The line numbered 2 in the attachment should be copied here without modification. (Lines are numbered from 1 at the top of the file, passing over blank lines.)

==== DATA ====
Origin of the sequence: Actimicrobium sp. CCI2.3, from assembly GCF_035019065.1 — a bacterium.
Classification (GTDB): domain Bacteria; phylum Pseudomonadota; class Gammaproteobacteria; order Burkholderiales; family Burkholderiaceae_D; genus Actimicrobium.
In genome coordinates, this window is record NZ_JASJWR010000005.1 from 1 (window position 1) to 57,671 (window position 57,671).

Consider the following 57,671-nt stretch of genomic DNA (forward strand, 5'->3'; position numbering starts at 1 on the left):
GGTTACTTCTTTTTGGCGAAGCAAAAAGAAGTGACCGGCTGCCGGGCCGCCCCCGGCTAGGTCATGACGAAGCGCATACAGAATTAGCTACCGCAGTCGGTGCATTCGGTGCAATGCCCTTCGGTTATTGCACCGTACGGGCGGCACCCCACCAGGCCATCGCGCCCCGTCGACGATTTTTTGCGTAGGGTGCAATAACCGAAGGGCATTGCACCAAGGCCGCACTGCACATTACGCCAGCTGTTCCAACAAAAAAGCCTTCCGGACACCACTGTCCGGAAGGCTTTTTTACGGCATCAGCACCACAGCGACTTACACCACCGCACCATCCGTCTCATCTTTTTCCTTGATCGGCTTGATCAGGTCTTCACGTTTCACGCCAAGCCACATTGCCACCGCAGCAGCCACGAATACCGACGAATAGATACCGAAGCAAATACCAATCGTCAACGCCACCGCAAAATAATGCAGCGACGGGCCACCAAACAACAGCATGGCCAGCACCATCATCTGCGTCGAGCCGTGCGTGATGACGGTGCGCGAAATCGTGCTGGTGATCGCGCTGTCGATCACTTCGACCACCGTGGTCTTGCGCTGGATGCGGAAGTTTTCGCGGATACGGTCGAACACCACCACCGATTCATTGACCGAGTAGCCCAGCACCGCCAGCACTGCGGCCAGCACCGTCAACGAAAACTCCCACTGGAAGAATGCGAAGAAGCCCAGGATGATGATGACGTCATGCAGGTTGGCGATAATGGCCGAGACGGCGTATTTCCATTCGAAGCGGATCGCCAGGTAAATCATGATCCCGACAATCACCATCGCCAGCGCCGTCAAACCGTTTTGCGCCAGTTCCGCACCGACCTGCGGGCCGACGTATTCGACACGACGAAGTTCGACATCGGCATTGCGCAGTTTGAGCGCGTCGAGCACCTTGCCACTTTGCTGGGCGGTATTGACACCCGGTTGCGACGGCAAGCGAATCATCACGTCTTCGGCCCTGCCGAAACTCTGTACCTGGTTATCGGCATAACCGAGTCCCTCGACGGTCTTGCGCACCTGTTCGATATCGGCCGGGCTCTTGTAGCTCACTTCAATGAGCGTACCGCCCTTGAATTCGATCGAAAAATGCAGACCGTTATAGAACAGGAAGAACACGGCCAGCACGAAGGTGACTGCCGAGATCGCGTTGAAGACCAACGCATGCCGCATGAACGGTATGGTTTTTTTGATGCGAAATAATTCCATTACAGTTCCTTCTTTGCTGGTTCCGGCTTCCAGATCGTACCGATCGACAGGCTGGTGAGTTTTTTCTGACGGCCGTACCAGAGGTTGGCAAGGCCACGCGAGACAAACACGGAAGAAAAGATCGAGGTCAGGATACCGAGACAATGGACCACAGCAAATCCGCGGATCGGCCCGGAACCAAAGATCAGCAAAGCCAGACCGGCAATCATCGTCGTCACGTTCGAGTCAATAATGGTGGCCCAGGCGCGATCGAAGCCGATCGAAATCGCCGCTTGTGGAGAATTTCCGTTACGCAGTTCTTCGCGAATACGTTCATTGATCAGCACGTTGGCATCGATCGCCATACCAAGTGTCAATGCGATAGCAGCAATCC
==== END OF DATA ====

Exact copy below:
Classification (GTDB): domain Bacteria; phylum Pseudomonadota; class Gammaproteobacteria; order Burkholderiales; family Burkholderiaceae_D; genus Actimicrobium.